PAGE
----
EQUIPMENT AND METHOD

The participants in this experiment consisted of an associate professor of physical therapy, 15 junior physical therapy students (two males

216

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and 13 females), and 16 senior physical therapy students (three males and 13 females). The sen- ior students were involved only in identifying Maitland's grades. The junior students directly involved with the mobilizations had an age range from 19-26 years with a mean age of 22 years. The height of the junior students had a range from 60-71 inches. The average height was 64.5 inches. The weight range was 105-185 pounds with a mean weight of 132 pounds. The junior students showed no signs of general health problems. The students who served as subjects had no previous history of glenohu- meral pathology and had no complaints of dis- comfort during or after the mobilization. The equipment used included a plinth, a towel for draping, a stopwatch, and videotaping equip- ment. The experimental setup is illustrated in Figure 2.

Instruction

Initially, undergraduate physical therapy stu- dents were instructed in the basic skills of mo- bilization. The instruction included, among other topics, a lecture series discussing Maitland's grades (I-IV) and their clinical application. Lab-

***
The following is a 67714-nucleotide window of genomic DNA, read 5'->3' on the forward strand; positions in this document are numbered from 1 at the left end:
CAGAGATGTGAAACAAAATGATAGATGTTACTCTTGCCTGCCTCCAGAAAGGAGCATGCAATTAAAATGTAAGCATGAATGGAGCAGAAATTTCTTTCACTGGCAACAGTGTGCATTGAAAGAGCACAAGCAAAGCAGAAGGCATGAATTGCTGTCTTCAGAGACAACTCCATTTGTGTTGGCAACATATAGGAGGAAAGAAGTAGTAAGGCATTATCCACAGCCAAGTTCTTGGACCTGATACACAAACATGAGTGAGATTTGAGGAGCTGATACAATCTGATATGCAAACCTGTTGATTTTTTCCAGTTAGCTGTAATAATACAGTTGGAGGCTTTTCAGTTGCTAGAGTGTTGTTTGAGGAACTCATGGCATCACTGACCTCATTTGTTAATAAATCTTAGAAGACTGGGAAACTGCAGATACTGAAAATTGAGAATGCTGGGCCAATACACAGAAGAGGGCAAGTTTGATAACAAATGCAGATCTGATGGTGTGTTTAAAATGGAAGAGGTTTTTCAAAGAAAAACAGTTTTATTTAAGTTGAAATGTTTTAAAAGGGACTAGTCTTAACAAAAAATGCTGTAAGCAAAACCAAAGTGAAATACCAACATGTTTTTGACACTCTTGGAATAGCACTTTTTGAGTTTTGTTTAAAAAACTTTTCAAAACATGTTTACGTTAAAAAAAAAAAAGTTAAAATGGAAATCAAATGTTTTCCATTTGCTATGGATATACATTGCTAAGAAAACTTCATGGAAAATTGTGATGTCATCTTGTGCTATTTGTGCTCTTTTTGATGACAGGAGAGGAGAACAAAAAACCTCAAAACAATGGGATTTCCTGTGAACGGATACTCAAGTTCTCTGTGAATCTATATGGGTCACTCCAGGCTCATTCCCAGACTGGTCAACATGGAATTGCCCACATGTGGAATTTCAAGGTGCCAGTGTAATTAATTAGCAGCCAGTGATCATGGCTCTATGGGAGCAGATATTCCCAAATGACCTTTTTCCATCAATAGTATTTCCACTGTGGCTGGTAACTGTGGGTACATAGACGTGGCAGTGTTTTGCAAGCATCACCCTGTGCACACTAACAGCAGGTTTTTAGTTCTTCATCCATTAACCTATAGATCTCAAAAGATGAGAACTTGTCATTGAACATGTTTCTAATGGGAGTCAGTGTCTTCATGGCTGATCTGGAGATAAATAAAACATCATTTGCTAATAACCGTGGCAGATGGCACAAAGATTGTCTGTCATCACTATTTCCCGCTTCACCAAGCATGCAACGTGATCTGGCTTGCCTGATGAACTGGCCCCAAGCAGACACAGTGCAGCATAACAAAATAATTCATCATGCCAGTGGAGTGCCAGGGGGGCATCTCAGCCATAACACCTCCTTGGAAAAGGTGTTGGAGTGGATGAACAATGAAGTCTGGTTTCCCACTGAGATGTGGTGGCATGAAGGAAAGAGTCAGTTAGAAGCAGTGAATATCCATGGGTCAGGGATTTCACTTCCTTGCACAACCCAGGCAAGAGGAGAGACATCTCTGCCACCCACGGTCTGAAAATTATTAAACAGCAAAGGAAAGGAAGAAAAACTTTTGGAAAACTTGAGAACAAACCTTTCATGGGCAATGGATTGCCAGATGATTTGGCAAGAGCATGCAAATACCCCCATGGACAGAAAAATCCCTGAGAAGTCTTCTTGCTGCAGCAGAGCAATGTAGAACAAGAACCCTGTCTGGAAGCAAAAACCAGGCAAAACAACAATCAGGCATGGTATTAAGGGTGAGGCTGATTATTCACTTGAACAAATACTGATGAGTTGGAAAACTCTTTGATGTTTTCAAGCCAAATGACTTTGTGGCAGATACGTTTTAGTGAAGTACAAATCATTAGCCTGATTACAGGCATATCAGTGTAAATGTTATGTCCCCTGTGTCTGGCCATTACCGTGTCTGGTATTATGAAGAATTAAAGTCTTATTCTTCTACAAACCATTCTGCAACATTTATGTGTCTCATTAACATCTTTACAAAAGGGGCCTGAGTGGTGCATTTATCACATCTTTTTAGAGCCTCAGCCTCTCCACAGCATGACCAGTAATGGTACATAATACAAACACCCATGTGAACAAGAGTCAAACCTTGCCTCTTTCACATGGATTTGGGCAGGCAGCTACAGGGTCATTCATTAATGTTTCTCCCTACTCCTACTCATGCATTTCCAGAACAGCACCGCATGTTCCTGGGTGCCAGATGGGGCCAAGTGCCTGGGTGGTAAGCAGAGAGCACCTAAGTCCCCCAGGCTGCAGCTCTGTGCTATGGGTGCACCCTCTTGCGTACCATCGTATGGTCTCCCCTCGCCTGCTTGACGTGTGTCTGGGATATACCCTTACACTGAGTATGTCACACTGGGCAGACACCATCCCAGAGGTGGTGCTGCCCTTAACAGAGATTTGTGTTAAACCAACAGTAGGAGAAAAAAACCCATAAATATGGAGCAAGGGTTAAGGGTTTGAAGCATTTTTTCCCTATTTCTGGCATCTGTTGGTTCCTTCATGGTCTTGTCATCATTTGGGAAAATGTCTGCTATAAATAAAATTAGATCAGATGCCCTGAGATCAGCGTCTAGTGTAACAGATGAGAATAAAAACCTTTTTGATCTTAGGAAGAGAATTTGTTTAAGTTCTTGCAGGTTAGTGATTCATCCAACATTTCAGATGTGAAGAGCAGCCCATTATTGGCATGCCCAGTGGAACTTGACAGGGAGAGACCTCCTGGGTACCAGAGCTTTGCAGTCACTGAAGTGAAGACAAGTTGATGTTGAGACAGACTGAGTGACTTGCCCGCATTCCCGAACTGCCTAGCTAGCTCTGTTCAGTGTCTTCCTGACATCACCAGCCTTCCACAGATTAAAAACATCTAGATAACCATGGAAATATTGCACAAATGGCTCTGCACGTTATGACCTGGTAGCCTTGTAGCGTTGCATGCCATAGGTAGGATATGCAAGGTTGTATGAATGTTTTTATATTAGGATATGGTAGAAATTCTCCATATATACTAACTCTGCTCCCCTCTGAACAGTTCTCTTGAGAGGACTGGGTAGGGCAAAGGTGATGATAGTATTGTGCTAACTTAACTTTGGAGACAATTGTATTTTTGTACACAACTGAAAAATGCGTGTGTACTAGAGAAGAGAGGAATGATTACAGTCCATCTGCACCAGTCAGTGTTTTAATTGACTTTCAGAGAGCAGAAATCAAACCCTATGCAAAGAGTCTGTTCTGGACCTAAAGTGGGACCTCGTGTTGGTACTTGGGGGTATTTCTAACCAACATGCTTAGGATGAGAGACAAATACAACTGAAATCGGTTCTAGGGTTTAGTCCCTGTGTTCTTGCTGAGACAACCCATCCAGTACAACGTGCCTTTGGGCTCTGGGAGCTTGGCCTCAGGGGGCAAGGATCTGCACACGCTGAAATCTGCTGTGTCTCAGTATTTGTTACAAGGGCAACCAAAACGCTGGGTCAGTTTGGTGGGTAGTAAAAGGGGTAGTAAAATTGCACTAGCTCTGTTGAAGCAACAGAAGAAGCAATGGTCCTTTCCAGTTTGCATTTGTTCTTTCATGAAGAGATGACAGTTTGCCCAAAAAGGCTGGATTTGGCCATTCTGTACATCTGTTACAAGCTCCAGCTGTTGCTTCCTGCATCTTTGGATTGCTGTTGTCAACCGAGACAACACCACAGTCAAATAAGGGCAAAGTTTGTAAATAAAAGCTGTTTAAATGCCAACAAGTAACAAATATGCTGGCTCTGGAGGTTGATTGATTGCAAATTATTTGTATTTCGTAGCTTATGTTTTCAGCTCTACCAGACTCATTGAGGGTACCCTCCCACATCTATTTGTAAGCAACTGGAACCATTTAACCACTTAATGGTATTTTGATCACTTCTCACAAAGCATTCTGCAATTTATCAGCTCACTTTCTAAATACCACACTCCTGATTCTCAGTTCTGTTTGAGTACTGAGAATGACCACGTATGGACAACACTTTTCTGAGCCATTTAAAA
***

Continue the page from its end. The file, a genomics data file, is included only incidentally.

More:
oratory sessions were also held in which Mait- land's grades (I-IV) were demonstrated to the students and practiced by the students on class- mates with normal joint play. The grip and technique taught to the students and used in this experiment were described as follows. When mobilizing the glenohumeral joint posteriorly, the grip involved grasping the hu- meral head so that the thenar eminence of the mobilizer was in contact with the skin covering the anterior portion of the humeral head. The finger pads of the same hand were positioned so that one finger pad, usually the index finger pad, was located at the posterior joint space to pal- pate movement of the humeral head while the other finger pads were positioned on the poste- rior surface of the humeral head as illustrated in Figure 3. The other hand of the mobilizer was used to support the brachium by grasping its dorsal surface just proximal to the elbow joint. The movement for joint play involved taking up tissue slack at the glenohumeral joint, and then the humeral head was moved posteriorly by ap- plying a force through the thenar eminence of the mobilizer. The movement was palpated by the mobilizer's finger pad located at the posterior part of the joint space. The upper extremity of